Nearly 24 million children have parents without full-time jobs, and many others earn too little to help their families flourish. We invest in finding ways to connect parents to economic opportunity so that the family can thrive.
In this report the reader gets an overview of how the East Baltimore Revitalization Initiative created jobs and contracting work for low-income people of color, women and local Baltimore businesses during a huge community redevelopment project. The report includes lessons learned about incorporating the strategies of economic inclusion into community development, which places the East Baltimore initiative’s efforts within a national context.
Four out of the last five years, the KIDS COUNT Data Book has ranked North Dakota first and Mississippi last in economic well-being. These rankings suggest contrasting landscapes of economic opportunity and stability.
Join the Annie E. Casey Foundation for a webinar on July 18 devoted to exploring the role that public workforce systems can play in supporting job seekers and employers as they navigate the rise of the gig economy.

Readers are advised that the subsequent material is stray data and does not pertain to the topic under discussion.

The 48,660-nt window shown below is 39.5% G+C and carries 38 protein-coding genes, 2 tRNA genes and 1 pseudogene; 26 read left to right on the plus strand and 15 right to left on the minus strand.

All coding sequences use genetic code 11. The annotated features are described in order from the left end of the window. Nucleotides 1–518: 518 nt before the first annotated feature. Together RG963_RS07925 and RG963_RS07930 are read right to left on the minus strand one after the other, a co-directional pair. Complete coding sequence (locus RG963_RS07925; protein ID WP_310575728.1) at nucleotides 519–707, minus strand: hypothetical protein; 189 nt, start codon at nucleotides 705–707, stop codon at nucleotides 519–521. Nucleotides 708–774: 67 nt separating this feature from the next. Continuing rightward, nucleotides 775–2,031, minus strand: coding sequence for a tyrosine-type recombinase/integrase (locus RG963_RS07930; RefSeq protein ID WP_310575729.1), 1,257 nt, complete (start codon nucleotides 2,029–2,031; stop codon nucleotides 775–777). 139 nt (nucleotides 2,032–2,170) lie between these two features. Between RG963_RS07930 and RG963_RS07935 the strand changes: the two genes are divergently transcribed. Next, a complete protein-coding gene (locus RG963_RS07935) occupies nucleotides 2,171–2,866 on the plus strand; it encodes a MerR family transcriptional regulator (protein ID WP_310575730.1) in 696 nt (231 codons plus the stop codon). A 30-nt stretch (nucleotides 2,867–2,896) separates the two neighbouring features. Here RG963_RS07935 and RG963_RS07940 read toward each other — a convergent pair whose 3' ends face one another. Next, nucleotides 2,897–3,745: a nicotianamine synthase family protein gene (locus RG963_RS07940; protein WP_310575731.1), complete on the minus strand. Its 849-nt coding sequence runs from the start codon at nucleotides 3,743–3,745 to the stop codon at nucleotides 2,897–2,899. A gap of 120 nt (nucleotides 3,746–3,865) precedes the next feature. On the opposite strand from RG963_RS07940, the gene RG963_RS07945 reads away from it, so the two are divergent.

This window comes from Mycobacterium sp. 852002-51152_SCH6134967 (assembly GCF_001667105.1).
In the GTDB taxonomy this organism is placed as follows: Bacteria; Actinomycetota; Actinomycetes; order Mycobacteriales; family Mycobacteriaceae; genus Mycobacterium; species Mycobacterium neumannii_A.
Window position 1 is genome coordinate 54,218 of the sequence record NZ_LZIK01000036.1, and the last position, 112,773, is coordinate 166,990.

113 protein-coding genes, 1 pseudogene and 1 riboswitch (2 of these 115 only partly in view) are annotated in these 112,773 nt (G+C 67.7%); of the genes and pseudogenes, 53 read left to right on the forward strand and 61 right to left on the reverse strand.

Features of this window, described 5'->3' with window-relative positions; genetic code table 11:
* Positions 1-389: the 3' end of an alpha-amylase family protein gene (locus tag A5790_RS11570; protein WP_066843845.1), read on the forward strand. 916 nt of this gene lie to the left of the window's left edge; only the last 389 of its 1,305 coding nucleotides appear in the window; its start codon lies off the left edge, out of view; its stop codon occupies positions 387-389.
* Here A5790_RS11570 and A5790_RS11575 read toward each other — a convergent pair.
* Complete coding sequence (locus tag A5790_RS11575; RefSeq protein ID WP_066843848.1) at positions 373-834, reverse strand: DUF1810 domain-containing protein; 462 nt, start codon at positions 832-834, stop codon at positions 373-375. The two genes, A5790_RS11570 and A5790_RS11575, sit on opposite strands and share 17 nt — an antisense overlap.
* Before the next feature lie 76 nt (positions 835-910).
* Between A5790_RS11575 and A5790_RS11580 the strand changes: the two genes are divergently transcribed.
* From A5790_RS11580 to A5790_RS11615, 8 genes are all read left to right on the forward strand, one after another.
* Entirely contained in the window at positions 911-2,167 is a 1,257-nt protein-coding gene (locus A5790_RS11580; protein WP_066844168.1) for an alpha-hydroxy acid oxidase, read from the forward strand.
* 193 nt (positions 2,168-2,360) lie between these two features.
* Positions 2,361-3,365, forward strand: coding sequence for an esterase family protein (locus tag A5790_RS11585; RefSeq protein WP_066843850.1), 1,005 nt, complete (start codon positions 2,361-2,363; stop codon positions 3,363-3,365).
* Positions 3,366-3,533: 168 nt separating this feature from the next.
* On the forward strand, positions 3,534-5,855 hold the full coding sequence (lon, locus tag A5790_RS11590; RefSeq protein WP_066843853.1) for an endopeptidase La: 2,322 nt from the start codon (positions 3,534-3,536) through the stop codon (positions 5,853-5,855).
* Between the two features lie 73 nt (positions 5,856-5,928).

Funders can maximize the potential of the growing field of financial coaching by investing in strategies to make the practice more inclusive and diverse; increase the use of web-based coaching tools; and improve data collection and outcome measurement, a new report finds.
In its 2017 KIDS COUNT Data Book, the Casey Foundation urged state and federal policymakers not to back away from targeted investments that are proving to help U.S. children become healthier, more likely to complete high school and better positioned to contribute to the nation’s economy as adults.
Casey’s Lisa Hamilton talks with Rafael López about America’s child welfare system. Their conversation explores the system today, how it works and where it falls short. López also shares ideas aimed at transforming the system to better serve children and families in crisis.